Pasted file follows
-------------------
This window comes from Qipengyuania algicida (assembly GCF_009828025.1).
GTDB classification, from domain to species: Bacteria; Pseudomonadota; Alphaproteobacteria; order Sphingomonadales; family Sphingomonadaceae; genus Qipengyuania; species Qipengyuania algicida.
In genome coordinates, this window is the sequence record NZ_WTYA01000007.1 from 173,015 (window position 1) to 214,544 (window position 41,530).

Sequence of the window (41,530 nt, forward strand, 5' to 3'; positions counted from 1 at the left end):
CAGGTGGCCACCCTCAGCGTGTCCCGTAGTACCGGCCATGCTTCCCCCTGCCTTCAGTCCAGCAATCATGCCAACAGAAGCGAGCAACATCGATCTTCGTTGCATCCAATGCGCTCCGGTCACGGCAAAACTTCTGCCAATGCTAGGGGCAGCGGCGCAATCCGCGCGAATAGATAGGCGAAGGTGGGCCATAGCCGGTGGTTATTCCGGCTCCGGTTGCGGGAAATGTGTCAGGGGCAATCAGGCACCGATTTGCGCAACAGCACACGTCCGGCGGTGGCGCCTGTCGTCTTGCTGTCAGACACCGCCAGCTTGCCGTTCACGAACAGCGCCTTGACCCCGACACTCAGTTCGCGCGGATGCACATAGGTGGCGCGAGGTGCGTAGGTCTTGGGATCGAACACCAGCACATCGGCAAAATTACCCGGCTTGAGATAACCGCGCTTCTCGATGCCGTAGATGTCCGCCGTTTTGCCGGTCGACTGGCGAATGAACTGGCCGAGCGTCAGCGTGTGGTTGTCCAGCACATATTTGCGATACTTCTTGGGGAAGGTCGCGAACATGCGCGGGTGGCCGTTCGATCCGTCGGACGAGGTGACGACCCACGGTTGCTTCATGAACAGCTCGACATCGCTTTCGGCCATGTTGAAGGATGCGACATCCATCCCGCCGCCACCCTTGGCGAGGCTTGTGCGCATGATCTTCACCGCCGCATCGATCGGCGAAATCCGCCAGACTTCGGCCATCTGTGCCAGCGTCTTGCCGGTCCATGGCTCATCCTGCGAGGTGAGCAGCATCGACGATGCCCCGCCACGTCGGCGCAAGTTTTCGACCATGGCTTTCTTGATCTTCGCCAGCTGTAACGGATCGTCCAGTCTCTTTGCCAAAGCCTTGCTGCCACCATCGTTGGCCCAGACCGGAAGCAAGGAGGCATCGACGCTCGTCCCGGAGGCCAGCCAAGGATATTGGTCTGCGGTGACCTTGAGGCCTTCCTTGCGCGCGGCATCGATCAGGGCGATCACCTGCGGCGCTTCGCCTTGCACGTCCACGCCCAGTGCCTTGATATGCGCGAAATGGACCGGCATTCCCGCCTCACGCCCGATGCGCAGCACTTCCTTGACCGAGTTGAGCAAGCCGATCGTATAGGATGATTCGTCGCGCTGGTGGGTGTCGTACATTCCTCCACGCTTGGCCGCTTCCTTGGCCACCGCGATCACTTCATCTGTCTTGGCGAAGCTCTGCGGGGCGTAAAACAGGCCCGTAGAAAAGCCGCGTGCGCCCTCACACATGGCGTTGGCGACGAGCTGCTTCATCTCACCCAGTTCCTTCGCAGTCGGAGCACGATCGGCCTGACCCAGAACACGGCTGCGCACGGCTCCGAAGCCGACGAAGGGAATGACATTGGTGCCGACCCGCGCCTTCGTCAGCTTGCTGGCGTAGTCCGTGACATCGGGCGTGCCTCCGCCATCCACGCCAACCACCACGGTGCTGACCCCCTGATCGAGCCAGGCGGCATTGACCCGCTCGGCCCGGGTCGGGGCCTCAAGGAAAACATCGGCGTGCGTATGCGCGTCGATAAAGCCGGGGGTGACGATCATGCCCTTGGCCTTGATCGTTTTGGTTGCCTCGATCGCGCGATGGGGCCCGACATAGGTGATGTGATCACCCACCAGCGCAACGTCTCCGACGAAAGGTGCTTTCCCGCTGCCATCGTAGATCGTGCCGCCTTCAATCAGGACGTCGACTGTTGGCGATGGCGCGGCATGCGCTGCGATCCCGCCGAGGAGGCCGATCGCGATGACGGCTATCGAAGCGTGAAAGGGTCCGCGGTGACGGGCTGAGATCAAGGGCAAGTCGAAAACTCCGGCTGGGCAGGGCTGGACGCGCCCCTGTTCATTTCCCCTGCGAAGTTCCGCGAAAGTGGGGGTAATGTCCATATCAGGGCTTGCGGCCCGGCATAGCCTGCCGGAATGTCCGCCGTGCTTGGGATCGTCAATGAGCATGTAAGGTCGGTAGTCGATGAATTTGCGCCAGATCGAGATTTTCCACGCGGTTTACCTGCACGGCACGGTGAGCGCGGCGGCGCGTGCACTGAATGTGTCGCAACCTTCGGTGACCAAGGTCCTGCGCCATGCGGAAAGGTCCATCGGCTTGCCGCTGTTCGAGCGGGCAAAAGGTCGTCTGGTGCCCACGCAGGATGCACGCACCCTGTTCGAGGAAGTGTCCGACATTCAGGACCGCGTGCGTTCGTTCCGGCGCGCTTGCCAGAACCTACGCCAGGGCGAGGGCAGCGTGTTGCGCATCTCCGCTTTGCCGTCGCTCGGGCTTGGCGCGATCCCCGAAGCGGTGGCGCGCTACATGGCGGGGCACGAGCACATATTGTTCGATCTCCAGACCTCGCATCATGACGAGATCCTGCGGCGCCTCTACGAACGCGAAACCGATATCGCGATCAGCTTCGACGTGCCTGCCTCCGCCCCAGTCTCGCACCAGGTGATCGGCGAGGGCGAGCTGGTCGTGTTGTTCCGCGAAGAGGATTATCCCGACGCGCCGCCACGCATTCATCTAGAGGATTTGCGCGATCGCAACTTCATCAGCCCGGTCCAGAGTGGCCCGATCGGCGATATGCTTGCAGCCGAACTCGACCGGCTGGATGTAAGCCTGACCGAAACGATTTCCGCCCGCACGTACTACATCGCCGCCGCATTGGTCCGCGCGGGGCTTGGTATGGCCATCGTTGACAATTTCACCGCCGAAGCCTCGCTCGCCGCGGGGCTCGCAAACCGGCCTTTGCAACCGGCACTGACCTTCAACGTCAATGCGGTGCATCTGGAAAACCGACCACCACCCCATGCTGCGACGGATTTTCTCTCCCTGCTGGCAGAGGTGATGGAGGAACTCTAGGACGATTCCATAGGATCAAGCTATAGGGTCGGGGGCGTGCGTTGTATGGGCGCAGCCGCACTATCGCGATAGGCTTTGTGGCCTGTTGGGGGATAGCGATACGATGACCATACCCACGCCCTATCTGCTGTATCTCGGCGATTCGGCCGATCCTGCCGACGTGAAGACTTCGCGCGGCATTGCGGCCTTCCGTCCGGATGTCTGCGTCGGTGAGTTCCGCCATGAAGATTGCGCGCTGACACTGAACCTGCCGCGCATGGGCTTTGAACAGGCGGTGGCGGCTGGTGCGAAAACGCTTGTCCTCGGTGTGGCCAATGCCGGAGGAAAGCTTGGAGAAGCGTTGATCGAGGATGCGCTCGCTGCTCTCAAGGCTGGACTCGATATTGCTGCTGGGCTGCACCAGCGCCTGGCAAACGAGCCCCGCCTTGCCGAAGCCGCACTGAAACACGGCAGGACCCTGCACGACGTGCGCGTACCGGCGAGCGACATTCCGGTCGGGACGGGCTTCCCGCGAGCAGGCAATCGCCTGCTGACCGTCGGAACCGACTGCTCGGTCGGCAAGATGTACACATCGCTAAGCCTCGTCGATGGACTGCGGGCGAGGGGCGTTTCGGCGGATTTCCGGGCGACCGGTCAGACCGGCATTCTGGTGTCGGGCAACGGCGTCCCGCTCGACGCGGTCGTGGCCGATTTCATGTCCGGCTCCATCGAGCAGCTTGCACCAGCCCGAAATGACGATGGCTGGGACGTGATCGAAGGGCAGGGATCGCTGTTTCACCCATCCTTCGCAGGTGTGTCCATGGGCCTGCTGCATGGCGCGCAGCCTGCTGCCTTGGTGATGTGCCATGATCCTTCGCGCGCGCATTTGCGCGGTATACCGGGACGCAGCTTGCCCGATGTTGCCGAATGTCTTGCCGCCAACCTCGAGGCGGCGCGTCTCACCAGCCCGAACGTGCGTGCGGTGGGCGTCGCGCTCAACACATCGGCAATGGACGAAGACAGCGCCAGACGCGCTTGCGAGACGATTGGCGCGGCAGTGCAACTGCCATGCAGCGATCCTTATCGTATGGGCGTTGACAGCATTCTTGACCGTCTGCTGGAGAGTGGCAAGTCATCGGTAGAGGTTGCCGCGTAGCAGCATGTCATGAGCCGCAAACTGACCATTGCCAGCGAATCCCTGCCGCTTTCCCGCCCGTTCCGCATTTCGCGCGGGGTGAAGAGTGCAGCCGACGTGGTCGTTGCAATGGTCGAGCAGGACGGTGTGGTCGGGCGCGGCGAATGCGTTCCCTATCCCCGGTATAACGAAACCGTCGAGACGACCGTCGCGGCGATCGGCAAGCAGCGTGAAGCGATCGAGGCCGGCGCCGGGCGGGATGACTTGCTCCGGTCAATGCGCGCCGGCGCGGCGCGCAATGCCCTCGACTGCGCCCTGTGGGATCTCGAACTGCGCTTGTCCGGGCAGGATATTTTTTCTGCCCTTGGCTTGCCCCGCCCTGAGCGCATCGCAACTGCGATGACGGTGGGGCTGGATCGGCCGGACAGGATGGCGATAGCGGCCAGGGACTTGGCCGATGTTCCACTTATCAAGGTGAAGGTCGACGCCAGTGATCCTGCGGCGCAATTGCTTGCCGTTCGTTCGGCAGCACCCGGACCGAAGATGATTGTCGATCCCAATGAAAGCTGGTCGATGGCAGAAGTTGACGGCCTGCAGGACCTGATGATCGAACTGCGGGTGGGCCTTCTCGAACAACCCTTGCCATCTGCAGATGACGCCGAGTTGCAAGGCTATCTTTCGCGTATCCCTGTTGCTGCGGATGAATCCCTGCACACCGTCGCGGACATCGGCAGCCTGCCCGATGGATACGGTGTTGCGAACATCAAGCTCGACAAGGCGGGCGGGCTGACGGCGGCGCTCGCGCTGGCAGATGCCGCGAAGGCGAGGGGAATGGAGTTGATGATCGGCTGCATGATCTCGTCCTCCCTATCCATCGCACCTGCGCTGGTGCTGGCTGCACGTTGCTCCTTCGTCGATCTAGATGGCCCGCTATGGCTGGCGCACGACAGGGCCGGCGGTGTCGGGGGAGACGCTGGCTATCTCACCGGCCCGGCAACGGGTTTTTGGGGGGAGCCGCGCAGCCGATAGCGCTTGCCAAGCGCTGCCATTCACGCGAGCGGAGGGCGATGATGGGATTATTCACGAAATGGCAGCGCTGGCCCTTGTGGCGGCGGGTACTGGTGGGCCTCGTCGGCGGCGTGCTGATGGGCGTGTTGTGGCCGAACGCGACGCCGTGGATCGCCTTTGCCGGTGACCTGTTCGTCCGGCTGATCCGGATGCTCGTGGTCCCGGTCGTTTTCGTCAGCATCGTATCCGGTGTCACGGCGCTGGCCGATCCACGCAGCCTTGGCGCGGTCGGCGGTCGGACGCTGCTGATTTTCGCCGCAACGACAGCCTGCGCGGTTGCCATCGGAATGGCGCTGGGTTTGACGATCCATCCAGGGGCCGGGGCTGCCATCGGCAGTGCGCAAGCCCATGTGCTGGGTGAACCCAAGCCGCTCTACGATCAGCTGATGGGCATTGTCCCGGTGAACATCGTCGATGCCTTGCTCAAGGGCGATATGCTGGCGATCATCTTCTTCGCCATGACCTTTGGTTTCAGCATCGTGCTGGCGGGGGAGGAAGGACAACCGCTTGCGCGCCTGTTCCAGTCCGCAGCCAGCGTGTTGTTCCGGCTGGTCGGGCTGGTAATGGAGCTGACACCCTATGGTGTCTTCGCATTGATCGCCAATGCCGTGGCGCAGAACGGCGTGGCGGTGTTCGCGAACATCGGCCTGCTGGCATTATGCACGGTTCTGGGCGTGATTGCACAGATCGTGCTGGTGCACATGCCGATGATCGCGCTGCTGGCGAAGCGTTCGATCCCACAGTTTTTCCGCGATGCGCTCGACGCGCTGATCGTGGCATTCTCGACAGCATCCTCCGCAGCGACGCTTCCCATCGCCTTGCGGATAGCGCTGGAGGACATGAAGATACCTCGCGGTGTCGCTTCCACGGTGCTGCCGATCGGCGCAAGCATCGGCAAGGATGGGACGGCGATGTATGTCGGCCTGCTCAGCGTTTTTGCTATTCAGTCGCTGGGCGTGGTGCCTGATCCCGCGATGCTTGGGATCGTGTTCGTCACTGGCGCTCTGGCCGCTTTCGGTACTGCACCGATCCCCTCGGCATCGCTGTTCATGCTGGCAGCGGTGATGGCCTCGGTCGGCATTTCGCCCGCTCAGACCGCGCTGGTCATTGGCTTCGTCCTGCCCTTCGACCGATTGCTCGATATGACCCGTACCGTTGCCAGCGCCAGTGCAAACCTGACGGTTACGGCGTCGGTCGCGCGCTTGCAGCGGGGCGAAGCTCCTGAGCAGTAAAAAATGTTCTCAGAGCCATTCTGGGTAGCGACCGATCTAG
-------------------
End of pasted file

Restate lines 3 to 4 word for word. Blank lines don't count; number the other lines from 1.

In genome coordinates, this window is the sequence record NZ_WTYA01000007.1 from 173,015 (window position 1) to 214,544 (window position 41,530).

Sequence of the window (41,530 nt, forward strand, 5' to 3'; positions counted from 1 at the left end):